A comparative study of some of the basic patterns of religion. The course will focus upon such themes as religious experience, myths of creation, stories of religious founders and heroes, the origin and resolution of human suffering, and the structure and meaning of religious community and ritual. Source material for these themes will be taken from the literary and artistic resources of the following religious traditions: Buddhism, Christianity, Hinduism, Islam, and Judaism. Open to all classes. Dist: TMV or INT.
A survey of religion in North America from the Civil War to the present. We'll examine the plight of immigrants in the nineteenth and twentieth centuries, discuss how urbanization and industrialization recast social norms, gender roles, and religious ideology, and chart the emergence of evangelicalism as a political movement late in the twentieth century. Open to all classes. Dist: TMV; WCult: W.
This course examines some of the basic theoretical and methodological questions about the study if religion. First, we examine several definitions of religion presented by different scholarly traditions, ranging from sociology and anthropology, to psychology and cognitive science, and to Comparative Religion. We explore the formation of World Religions, and the emergence of New Religious Movements, as well as the problematic definitions of Asian religions. We then turn to examine theoretical issues regarding particular aspects associated with religion: ritual, mythology, sacred time and sacred space, the body and the cosmos. Dist: TMV. Pending approval.
This interdisciplinary, interfaith course looks at issues of ethics and religion in our environment as they are illustrated through the circumstances of flora and fauna today. Animal rights are discussed; animal advocacy is encouraged as part of the enduring heritage of the great teachings of many religions. (This course will satisfy one of the three electives required for the Ethics Institute minor requirement.) Dist: TMV; WCult: W.
This course begins with the first spiritual autobiography in the West, Augustine's Confessions, as a standpoint from which to compare and contrast other spiritual journeys. Topics subsequently to be studied include excerpts of personal accounts about experiential faith; a panoramic overview of conversion narratives, among them African American, Native American and Muslim; and contextual information about the historical development of these various religious perspectives. Students will engage in journaling. Open to all classes. Dist: TMV; WCult: CI.
The great civilization of ancient Egypt, which spanned a period of almost 3000 years, has left us a wealth of literary, artistic, architectural, and funerary religious remains. This course will focus on three major aspects of Egypt's religious heritage: (1) the pantheon and the myths and stories about Egypt's gods; (2) temple complexes; and (3) tombs, especially the tombs of royalty and other nobles. Open to all classes. Dist: TMV; WCult: NW.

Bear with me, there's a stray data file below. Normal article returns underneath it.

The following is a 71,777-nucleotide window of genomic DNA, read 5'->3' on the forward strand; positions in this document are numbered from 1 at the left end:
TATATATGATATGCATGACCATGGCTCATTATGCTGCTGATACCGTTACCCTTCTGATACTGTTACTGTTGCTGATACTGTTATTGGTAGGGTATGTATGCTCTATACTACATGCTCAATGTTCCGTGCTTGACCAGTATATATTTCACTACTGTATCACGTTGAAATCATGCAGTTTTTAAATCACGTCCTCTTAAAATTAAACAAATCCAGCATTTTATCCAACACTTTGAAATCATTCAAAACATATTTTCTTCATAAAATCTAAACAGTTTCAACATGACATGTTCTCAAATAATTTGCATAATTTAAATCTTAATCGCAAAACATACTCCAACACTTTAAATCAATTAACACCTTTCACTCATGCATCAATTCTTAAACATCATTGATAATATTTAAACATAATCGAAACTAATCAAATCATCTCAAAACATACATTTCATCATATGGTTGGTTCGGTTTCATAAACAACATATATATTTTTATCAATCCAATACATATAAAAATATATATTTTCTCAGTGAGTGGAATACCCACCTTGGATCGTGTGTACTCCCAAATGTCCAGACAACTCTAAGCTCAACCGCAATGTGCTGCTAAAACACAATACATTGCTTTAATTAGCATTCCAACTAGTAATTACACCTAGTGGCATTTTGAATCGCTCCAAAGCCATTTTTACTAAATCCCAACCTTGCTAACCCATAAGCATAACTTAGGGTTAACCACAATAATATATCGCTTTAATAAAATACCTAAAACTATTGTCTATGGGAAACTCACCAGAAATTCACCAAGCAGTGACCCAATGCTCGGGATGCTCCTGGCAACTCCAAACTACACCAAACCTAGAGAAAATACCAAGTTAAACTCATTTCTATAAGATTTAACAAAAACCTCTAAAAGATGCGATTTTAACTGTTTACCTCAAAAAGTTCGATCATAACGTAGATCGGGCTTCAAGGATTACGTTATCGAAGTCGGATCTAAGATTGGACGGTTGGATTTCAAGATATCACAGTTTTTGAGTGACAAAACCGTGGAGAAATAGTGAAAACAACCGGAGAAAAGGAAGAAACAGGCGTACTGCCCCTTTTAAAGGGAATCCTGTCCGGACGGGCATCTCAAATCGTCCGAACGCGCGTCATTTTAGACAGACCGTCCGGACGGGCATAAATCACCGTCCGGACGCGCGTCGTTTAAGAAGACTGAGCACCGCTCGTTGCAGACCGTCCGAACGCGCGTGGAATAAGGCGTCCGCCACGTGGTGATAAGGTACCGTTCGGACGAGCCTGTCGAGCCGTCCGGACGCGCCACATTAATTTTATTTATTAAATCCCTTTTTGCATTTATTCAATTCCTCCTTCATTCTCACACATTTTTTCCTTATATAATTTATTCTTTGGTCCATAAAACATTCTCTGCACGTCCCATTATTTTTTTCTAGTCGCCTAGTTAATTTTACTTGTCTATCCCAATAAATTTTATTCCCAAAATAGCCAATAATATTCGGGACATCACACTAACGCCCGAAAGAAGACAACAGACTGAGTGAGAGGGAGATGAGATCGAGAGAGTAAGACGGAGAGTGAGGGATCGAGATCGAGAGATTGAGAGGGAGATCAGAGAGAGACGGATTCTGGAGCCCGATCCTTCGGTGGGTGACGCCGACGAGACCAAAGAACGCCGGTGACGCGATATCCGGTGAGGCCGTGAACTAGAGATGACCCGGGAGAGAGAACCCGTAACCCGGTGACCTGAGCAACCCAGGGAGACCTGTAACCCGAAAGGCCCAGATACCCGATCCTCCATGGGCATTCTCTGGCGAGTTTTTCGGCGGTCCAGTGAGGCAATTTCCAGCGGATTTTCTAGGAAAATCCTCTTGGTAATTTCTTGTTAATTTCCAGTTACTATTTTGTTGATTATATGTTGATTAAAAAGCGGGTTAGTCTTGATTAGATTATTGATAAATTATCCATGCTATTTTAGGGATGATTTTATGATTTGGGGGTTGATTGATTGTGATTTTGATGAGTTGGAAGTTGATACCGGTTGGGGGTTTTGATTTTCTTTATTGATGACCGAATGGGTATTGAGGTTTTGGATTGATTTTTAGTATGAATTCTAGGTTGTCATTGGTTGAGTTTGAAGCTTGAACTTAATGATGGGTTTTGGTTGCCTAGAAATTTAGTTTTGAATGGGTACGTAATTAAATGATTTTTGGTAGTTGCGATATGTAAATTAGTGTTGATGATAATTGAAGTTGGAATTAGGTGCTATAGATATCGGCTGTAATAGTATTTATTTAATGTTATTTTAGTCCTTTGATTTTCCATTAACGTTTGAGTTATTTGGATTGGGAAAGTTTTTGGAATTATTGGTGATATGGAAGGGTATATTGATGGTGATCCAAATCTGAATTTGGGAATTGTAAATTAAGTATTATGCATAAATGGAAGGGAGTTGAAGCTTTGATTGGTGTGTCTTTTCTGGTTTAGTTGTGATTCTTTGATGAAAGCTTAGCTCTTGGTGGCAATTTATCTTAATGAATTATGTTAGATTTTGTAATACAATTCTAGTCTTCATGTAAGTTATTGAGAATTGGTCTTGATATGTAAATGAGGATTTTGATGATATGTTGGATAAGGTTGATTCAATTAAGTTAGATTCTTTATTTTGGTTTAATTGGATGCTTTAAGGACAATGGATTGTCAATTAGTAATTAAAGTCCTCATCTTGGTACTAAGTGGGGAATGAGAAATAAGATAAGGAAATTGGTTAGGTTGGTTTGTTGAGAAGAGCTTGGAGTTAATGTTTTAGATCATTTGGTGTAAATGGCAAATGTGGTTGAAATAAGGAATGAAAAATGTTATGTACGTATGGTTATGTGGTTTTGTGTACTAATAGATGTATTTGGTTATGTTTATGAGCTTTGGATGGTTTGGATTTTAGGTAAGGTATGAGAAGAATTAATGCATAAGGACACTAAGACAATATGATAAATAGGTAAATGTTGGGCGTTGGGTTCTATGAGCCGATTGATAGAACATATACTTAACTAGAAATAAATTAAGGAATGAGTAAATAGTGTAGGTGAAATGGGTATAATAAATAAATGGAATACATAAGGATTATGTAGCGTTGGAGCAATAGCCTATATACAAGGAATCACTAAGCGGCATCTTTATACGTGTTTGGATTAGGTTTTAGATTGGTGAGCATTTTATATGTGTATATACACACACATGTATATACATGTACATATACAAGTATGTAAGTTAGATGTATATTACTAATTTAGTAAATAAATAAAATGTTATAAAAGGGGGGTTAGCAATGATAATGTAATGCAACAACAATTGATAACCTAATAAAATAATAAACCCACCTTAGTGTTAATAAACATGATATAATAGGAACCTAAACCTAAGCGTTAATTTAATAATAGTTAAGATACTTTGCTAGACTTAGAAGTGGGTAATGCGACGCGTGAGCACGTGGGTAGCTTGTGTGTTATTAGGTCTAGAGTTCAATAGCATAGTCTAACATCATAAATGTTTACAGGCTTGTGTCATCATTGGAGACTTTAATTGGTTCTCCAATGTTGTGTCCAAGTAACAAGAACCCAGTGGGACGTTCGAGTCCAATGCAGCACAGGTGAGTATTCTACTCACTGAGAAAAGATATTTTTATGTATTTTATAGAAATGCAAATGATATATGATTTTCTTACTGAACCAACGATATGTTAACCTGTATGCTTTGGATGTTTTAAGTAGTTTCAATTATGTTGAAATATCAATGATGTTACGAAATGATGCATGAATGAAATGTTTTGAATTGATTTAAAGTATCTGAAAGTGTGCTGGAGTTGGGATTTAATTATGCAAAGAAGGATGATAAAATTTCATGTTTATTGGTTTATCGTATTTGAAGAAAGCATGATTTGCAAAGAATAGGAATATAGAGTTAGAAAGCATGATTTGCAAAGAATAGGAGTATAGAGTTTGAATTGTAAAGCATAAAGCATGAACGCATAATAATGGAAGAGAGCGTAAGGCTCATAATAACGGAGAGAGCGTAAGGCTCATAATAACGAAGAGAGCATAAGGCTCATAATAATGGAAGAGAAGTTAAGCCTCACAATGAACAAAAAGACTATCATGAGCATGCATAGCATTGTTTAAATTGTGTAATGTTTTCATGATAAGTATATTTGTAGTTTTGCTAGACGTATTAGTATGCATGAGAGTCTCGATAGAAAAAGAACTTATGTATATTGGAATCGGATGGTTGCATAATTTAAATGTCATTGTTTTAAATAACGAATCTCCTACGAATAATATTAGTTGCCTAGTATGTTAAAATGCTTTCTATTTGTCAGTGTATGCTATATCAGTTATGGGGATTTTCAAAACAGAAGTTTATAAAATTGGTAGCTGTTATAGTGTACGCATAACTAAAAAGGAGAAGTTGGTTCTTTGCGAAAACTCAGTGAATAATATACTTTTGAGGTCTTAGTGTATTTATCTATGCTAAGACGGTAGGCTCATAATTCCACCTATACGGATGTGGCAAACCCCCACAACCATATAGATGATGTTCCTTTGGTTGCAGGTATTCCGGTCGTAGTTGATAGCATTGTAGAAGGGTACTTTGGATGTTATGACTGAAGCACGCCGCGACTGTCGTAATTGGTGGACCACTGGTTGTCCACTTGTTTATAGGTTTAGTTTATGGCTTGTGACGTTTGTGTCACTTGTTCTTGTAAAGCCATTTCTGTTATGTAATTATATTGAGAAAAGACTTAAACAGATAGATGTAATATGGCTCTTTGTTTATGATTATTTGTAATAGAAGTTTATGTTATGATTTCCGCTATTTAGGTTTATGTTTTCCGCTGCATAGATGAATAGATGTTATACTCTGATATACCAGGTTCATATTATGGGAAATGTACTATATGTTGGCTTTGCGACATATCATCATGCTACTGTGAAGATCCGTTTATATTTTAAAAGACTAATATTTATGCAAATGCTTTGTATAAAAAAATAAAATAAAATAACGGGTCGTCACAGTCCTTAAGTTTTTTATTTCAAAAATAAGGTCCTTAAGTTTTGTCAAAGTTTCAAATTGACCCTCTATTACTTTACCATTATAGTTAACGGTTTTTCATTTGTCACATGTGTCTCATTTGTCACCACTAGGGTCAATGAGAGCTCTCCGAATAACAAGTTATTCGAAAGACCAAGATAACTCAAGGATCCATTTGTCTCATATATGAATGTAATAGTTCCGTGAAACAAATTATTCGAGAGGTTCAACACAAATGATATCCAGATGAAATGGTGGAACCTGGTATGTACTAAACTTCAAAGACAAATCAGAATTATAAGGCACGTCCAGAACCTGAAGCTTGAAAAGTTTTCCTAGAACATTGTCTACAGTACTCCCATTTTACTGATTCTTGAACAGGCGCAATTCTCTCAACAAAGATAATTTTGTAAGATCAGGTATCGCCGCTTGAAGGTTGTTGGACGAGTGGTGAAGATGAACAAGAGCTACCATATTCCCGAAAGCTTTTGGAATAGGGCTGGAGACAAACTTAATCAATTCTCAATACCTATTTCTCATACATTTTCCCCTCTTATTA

As contemporary Jewish and Christian communities of faith face the question of the role of women within their traditions, many turn to the Bible for answers. Yet the biblical materials are multivalent, and their position on the role of women unclear. This course intends to take a close look at the biblical tradition, both the Hebrew Bible (Old Testament) and the New Testament, to ask what the Bible does – and does not say – about women. Yet the course is called "Women and the Bible," not "Women in the Bible," and implicit in this title is a second goal of the course: not only to look at the Bible to see what it actually says about women but also to look at differing ways that modern feminist biblical scholars have engaged in the enterprise of interpreting the biblical text. Open to all classes. Dist: TMV; WCult: CI.
As a culminating activity for senior majors, this colloquium serves as a forum for researching and writing the Senior Essay. Two faculty members convene the colloquium and guide the selection of essay topics. Other faculty and guest speakers may visit during the first five weeks of the term for discussion of common readings. The 25-page Senior Essay is expected (1) to display expertise in at least one cultural area, historical period, methodological approach, or body of literature, (2) to build upon previous course preparation, and (3) to engage with one of several approaches or readings discussed in the colloquium. Students who choose to enroll in Religion 84 or Religion 86 and 87 as their Culminating Experience are normally expected to participate in the Senior Colloquium but are excused from the writing component. Prerequisite: Religion 1. Open only to senior majors. Dist: TMV.
Last Updated: 6/11/13